Thanks to significant advances in processor and hardware performance as well as off-the-shelf optimizer technology (like IBM ILog’s CPlex), it’s now possible to rapidly re-build and re-solve even very large models using off-the-shelf modeling languages in seconds, allowing for e-auction tools that keep the model relatively moderate in comparison, and presolve with seed bids (current prices, market prices, last quotes), to incorporate decision optimization in real-time by simply updating a few parameters and re-solving the model every (few) parameter(s) update (depending on model-size) on a high-powered multi- core server with an appropriately configured and optimized solver (which can spin off copies and have each processor work on a different subspace). However, if the approach the product takes is to rebuild and resolve the model on every update, that’s not real-time, that’s near real time, and the slowdown could be significant for large models. (To clarify further, real-time optimization requires the ability to merge model construction and model solution in such a way that a new bid can be introduced as a parameter change that does not require the optimizer to rebuild the sparse model matrix and start the solution process over from scratch.)

**5. Can you describe two or three scenarios you have encountered where you could not model the situation exactly? **

*And, more importantly, how did you work around the issue, and how accurate was the final result*. The real world is messy, compared to models that are clean, only so much data is available, and math can only model as much as the minds who created the model could conceive. As a result, no optimization model can handle every real-world scenario 100% accurately. If a vendor representative says so, he’s either lying through his teeth or not competent enough to be selling the product. (Note that: *I’ll have our optimization expert get back to you on that* is a good answer from an average sales representative.) This is about the only way to get a decent idea of how appropriate the tool is for you. If the scenarios were complex and the constraints based on business rules you hardly ever, or never, use, then the solution is probably okay for you. If the scenarios were simple and the constraints based on business rules you use all the time, it’s probably not the tool for you.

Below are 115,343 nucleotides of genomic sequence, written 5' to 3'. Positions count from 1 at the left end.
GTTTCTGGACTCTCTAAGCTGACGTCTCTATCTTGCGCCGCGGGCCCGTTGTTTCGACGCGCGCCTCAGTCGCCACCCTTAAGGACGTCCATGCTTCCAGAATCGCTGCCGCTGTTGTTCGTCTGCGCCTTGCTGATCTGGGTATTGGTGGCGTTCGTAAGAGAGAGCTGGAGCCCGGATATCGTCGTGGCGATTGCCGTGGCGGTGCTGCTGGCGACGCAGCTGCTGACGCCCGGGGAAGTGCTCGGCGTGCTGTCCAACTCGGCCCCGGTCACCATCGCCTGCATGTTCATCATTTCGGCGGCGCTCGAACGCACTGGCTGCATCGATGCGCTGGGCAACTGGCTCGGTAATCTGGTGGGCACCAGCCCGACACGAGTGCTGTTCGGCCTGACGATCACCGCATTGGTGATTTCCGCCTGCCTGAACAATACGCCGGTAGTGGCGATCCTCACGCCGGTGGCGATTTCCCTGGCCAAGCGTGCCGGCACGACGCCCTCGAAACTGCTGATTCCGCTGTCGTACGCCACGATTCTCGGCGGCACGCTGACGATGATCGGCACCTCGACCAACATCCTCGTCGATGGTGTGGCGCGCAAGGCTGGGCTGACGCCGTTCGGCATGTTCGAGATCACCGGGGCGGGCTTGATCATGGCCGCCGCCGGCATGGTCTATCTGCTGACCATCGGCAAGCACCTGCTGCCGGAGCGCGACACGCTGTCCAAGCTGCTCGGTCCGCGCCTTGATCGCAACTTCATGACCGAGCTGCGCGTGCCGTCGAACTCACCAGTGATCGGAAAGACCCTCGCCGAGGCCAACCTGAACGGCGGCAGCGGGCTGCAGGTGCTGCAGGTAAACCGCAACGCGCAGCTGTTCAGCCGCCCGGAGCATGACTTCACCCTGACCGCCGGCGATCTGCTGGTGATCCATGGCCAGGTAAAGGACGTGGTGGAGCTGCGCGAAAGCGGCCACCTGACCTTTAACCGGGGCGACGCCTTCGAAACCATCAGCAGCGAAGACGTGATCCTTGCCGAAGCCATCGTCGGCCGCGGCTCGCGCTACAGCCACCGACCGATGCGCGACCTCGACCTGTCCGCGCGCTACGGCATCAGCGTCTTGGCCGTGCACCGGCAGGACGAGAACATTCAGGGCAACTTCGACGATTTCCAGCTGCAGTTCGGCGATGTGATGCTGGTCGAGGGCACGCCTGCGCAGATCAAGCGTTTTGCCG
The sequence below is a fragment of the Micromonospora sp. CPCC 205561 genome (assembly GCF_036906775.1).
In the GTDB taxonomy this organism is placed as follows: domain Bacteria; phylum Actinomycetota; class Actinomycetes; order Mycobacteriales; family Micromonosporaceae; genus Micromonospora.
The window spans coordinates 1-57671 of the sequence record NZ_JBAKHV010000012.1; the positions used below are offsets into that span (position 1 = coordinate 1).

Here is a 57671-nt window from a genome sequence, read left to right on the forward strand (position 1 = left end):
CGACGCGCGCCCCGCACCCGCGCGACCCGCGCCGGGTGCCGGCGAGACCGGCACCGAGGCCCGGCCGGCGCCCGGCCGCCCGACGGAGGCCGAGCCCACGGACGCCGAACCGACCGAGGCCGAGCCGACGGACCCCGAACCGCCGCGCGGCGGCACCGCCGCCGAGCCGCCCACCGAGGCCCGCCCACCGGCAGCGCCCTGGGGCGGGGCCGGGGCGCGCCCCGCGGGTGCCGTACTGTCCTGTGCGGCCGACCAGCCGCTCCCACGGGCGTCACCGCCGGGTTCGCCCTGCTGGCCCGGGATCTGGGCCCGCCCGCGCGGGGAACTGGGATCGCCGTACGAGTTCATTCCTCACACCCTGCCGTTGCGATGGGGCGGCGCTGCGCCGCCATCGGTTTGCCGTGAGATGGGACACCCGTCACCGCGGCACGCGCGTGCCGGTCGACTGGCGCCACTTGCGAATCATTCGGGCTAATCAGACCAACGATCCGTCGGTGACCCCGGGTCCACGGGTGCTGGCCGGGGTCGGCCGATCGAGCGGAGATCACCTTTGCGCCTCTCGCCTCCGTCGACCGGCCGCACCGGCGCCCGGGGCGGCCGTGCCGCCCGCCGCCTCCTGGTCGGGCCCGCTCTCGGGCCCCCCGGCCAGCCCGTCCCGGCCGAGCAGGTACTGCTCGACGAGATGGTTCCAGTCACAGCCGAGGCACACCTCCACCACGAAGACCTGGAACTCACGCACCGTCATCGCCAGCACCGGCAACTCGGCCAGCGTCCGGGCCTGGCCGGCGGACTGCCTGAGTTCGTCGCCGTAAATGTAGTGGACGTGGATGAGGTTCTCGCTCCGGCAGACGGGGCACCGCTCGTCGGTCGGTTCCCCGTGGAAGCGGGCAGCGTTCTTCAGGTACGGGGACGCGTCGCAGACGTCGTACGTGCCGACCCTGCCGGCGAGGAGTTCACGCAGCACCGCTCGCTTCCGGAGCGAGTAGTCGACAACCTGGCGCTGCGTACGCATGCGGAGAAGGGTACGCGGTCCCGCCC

**6. Would you be willing to demo your solution to, and answer questions from, our consultant who understands both our needs and decision optimization technology? **

Let’s face it -– just like the right decision optimization tool can deliver huge savings multiples on your investment (10X or more), the wrong tool will simply represent a six (or seven) figure cost that yields little return. If you can’t tell the difference, and there’s no shame in admitting you can’t if you’ve never used this type of technology before, then you should bring in a consultant who can to help you select the right technology, and ensure you are appropriately trained on it, until you are self sufficient and saving an average of 10% or more per project put through the tool.

**7. Can we do a pilot project at-cost (or gain-share) before committing to a long term license? **

If you like what you hear, but are still unsure, or are having problems getting the budget approved, a pilot is often the way to go! (Note that I did **not** use the word “free”!) If you’re not willing to sign a license, given the sophistication of this technology and the amount of effort the provider is going to have to allocate to support you through the pilot and ensure you are successful, you need to be willing to pay for services at a rate that is sufficient to cover the provider’s cost for the pilot -– especially considering that many of the companies that offer affordable optimization offerings are only able to do so because they keep their costs and overheads down.